Tom Terrell (center), Indian Springs Middle School counselor, along with fellow counselor Dawn Michel (not pictured) are working to educate students on the reporting process for harassment and bullying. School districts across the state are now required to provide extra education on the subject due to new legislation. Post & Mail photo / Nicole Ott
COLUMBIA CITY â€” Legislators have worked to change bullying laws within school systems to address harassment.
Changes in this legislation may necessitate changes in board policy â€” a topic that was brought up at Mondayâ€™s Whitley County Consolidated School Board of Trustees meeting.
Per the new laws, all staff, volunteers, students, bus drivers, cafeteria workers, etc. must be formally trained about bullying.
Coesse Elementary School Principal Dr. Laura McDermott had a presentation for the school board.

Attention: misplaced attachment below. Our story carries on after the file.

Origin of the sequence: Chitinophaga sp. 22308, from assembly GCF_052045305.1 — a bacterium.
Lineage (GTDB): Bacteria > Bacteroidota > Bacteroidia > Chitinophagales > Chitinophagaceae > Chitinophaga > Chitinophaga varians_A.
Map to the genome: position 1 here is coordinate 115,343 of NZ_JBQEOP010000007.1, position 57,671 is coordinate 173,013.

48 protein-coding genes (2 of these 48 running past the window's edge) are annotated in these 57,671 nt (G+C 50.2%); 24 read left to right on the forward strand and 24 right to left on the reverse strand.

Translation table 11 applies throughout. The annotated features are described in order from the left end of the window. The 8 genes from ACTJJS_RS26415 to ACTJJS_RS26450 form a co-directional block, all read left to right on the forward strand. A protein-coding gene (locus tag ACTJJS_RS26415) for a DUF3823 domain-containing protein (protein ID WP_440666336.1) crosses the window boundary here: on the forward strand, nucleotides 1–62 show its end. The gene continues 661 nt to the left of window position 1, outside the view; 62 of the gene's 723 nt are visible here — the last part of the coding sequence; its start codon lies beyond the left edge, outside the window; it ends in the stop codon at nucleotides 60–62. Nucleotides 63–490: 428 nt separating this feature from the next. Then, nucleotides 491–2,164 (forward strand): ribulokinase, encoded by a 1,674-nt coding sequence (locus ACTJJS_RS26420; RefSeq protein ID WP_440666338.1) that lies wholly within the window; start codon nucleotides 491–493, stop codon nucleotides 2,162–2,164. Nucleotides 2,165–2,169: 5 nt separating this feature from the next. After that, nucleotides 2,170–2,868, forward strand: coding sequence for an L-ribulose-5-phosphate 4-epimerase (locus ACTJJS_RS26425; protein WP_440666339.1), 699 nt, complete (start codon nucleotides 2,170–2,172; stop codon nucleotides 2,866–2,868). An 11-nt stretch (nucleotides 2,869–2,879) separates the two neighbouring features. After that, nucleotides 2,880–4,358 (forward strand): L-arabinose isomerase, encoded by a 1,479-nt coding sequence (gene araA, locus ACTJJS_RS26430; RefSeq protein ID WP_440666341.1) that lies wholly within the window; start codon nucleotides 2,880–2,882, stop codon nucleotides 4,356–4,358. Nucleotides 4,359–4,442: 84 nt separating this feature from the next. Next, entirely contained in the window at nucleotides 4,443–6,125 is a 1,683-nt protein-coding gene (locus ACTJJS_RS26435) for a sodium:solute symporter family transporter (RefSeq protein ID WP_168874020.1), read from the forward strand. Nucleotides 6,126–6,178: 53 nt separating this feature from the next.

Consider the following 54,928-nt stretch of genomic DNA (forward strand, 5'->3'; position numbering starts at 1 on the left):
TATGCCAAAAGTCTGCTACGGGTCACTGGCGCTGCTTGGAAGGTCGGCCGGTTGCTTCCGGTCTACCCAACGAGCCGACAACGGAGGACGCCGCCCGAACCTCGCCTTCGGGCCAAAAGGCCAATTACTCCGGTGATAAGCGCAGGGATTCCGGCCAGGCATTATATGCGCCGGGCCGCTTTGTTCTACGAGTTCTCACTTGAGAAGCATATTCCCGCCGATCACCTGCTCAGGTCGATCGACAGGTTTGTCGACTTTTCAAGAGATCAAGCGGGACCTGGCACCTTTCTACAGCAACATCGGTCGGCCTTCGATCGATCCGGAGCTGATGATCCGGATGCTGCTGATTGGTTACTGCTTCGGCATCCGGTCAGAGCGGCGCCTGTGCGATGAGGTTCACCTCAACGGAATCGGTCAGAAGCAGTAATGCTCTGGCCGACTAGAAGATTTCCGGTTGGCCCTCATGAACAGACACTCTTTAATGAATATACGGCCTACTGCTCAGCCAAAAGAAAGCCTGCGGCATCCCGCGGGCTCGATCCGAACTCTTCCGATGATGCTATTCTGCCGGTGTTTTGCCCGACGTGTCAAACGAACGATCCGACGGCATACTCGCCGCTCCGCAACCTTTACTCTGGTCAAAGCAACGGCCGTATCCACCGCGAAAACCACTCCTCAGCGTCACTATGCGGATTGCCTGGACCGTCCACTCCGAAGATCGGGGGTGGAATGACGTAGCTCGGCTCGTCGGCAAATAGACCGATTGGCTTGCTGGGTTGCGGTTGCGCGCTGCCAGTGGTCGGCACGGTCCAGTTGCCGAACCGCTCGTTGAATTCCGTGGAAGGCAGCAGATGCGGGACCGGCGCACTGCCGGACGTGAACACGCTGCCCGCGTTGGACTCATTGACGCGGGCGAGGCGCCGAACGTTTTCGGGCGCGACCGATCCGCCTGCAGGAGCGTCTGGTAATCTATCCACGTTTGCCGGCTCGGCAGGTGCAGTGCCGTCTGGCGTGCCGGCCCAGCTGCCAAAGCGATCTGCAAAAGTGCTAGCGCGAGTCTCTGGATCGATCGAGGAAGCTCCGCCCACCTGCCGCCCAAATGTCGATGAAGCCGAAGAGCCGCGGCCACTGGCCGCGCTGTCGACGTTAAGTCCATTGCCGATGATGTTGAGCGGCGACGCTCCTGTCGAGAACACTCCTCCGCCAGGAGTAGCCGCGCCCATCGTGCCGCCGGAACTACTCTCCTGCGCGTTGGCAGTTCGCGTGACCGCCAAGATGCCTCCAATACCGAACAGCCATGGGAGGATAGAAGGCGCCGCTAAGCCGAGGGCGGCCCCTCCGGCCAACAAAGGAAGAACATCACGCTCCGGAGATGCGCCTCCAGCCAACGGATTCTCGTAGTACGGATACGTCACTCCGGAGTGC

â€śCounselors will be laying out what bullying looks like for everyone involved,â€ť McDermott said.
Some board members were concerned with the added strain being put on the schoolâ€™s counselors.
â€śItâ€™s going to take a tremendous amount of time, and its an unfunded mandate,â€ť said Brooks Langeloh, board member. â€śEvery year we get unfunded, mandated legislation, while theyâ€™re cutting our budget.â€ť
Though the new legislation puts more strain on the schoolâ€™s staff, Columbia City Police Detective Chip Stephenson said it gives law enforcement officials more leeway to investigate bullying with children.
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